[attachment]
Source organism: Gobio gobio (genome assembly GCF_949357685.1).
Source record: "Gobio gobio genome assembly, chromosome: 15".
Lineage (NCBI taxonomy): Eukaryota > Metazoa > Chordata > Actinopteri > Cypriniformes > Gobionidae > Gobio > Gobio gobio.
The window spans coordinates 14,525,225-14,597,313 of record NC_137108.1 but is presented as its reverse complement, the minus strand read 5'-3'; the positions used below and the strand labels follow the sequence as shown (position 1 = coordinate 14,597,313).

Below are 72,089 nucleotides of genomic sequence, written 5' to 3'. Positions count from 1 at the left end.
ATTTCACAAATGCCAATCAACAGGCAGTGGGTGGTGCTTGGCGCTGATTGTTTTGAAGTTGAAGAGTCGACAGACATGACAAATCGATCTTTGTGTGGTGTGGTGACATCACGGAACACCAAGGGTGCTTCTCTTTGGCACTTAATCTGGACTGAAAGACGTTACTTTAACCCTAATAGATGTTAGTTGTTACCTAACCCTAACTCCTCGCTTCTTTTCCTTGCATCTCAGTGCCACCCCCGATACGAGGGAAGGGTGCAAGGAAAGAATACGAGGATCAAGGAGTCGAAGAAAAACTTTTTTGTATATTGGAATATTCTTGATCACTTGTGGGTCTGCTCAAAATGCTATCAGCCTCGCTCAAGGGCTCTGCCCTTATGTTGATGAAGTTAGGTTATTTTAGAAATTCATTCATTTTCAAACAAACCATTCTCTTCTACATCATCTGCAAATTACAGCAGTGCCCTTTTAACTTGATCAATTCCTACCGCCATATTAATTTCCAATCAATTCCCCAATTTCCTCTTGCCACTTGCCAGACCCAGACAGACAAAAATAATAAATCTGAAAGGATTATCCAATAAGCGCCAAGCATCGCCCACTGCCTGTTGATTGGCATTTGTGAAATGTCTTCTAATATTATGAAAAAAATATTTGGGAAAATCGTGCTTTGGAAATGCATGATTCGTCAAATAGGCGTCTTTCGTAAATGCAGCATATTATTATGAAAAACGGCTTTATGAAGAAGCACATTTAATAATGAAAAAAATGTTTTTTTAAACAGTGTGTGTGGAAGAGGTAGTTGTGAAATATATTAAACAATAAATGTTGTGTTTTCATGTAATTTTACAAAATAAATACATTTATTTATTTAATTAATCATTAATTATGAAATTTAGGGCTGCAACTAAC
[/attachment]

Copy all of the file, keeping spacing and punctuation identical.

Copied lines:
Source organism: Gobio gobio (genome assembly GCF_949357685.1).
Source record: "Gobio gobio genome assembly, chromosome: 15".
Lineage (NCBI taxonomy): Eukaryota > Metazoa > Chordata > Actinopteri > Cypriniformes > Gobionidae > Gobio > Gobio gobio.
The window spans coordinates 14,525,225-14,597,313 of record NC_137108.1 but is presented as its reverse complement, the minus strand read 5'-3'; the positions used below and the strand labels follow the sequence as shown (position 1 = coordinate 14,597,313).

Below are 72,089 nucleotides of genomic sequence, written 5' to 3'. Positions count from 1 at the left end.
ATTTCACAAATGCCAATCAACAGGCAGTGGGTGGTGCTTGGCGCTGATTGTTTTGAAGTTGAAGAGTCGACAGACATGACAAATCGATCTTTGTGTGGTGTGGTGACATCACGGAACACCAAGGGTGCTTCTCTTTGGCACTTAATCTGGACTGAAAGACGTTACTTTAACCCTAATAGATGTTAGTTGTTACCTAACCCTAACTCCTCGCTTCTTTTCCTTGCATCTCAGTGCCACCCCCGATACGAGGGAAGGGTGCAAGGAAAGAATACGAGGATCAAGGAGTCGAAGAAAAACTTTTTTGTATATTGGAATATTCTTGATCACTTGTGGGTCTGCTCAAAATGCTATCAGCCTCGCTCAAGGGCTCTGCCCTTATGTTGATGAAGTTAGGTTATTTTAGAAATTCATTCATTTTCAAACAAACCATTCTCTTCTACATCATCTGCAAATTACAGCAGTGCCCTTTTAACTTGATCAATTCCTACCGCCATATTAATTTCCAATCAATTCCCCAATTTCCTCTTGCCACTTGCCAGACCCAGACAGACAAAAATAATAAATCTGAAAGGATTATCCAATAAGCGCCAAGCATCGCCCACTGCCTGTTGATTGGCATTTGTGAAATGTCTTCTAATATTATGAAAAAAATATTTGGGAAAATCGTGCTTTGGAAATGCATGATTCGTCAAATAGGCGTCTTTCGTAAATGCAGCATATTATTATGAAAAACGGCTTTATGAAGAAGCACATTTAATAATGAAAAAAATGTTTTTTTAAACAGTGTGTGTGGAAGAGGTAGTTGTGAAATATATTAAACAATAAATGTTGTGTTTTCATGTAATTTTACAAAATAAATACATTTATTTATTTAATTAATCATTAATTATGAAATTTAGGGCTGCAACTAAC